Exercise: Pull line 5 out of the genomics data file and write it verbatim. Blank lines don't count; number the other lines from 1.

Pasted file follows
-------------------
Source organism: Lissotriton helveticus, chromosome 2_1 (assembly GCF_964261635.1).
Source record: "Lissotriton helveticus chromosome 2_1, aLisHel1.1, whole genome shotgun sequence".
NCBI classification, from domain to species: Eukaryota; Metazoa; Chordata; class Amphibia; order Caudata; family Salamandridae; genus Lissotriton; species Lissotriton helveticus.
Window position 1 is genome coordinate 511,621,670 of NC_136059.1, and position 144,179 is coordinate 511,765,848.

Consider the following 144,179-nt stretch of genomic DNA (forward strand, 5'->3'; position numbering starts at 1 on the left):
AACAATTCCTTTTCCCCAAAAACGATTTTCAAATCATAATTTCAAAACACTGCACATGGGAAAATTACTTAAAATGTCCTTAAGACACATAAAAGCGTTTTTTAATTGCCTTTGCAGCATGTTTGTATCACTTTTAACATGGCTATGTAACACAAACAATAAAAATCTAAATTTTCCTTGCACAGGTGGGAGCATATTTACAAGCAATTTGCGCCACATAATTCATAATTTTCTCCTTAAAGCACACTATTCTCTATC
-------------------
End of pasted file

Consider the following 144,179-nt stretch of genomic DNA (forward strand, 5'->3'; position numbering starts at 1 on the left):